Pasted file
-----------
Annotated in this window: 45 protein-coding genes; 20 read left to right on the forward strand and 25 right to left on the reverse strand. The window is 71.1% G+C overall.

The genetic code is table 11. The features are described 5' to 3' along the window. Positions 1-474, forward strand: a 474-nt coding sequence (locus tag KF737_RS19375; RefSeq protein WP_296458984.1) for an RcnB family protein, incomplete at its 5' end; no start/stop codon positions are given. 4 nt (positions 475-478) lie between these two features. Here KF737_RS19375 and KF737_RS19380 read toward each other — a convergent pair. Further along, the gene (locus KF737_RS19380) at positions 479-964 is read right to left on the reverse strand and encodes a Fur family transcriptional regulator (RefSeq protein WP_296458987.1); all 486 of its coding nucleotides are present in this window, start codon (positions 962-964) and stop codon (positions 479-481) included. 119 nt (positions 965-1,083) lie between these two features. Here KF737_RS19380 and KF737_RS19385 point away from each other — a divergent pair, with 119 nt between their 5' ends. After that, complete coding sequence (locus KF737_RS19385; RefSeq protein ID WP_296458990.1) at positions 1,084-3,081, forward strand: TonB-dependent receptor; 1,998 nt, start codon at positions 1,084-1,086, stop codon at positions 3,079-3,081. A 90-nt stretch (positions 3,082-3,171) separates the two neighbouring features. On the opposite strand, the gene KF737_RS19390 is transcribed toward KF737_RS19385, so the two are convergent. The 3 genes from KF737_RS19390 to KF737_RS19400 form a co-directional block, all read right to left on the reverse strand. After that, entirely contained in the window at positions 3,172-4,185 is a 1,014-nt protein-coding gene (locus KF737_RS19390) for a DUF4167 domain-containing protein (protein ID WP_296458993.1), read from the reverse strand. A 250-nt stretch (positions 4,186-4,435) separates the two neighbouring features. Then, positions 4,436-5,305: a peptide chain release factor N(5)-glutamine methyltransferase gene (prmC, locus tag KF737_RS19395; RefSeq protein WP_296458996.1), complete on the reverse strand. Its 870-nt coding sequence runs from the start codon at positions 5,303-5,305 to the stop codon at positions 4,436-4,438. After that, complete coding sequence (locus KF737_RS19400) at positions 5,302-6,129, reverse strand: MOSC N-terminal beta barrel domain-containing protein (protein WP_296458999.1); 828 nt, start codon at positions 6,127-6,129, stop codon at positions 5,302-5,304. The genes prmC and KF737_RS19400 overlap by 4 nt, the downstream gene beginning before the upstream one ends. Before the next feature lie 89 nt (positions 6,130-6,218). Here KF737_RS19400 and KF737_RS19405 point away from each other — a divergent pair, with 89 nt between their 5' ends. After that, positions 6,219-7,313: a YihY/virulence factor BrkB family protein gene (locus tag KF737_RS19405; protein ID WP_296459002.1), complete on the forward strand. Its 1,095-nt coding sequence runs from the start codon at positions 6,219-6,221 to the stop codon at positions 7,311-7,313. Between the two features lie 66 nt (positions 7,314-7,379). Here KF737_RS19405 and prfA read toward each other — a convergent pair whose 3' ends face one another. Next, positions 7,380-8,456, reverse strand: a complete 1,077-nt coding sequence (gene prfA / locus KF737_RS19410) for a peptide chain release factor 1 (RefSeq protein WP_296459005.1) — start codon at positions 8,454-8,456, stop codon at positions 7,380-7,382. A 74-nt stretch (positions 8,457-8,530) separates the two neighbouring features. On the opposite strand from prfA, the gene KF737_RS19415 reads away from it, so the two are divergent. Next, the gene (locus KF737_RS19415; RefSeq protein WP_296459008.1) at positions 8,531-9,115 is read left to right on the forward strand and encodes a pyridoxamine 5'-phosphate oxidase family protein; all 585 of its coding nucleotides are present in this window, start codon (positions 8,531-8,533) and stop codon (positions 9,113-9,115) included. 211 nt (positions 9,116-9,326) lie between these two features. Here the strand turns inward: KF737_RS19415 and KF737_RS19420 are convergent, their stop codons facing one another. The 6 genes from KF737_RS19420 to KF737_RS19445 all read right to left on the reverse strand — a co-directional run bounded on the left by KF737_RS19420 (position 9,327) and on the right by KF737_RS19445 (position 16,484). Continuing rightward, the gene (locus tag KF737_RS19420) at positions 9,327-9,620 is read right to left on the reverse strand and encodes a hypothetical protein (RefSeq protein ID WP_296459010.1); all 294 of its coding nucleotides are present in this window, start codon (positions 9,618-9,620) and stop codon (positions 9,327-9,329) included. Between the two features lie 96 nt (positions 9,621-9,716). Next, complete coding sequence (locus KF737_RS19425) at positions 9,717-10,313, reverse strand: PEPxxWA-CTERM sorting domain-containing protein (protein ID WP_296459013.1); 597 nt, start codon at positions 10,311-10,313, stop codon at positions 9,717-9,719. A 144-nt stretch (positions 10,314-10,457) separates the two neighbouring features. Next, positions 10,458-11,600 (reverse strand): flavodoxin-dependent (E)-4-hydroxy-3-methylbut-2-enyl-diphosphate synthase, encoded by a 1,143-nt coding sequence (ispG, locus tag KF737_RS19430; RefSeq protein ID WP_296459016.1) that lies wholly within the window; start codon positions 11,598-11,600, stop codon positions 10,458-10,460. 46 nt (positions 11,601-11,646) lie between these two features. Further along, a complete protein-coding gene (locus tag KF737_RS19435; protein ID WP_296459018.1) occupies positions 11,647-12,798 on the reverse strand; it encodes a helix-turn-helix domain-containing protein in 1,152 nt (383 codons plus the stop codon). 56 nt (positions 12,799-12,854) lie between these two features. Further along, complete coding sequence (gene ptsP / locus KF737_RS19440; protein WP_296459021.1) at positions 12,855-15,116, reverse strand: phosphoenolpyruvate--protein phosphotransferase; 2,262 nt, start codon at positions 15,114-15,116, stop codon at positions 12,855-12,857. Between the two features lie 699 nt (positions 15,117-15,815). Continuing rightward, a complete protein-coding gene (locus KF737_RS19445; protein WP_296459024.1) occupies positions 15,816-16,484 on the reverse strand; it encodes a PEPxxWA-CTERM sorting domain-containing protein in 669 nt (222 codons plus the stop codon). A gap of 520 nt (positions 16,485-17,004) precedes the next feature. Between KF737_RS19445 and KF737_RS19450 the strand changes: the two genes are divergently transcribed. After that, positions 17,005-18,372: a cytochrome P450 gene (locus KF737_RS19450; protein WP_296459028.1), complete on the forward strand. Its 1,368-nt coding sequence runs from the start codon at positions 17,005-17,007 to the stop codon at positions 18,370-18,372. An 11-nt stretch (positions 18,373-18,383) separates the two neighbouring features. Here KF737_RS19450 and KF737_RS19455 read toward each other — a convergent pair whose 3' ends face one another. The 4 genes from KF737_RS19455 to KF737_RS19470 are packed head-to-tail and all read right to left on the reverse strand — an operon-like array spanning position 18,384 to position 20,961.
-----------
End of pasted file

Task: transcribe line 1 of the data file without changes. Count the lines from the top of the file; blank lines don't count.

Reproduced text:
Annotated in this window: 45 protein-coding genes; 20 read left to right on the forward strand and 25 right to left on the reverse strand. The window is 71.1% G+C overall.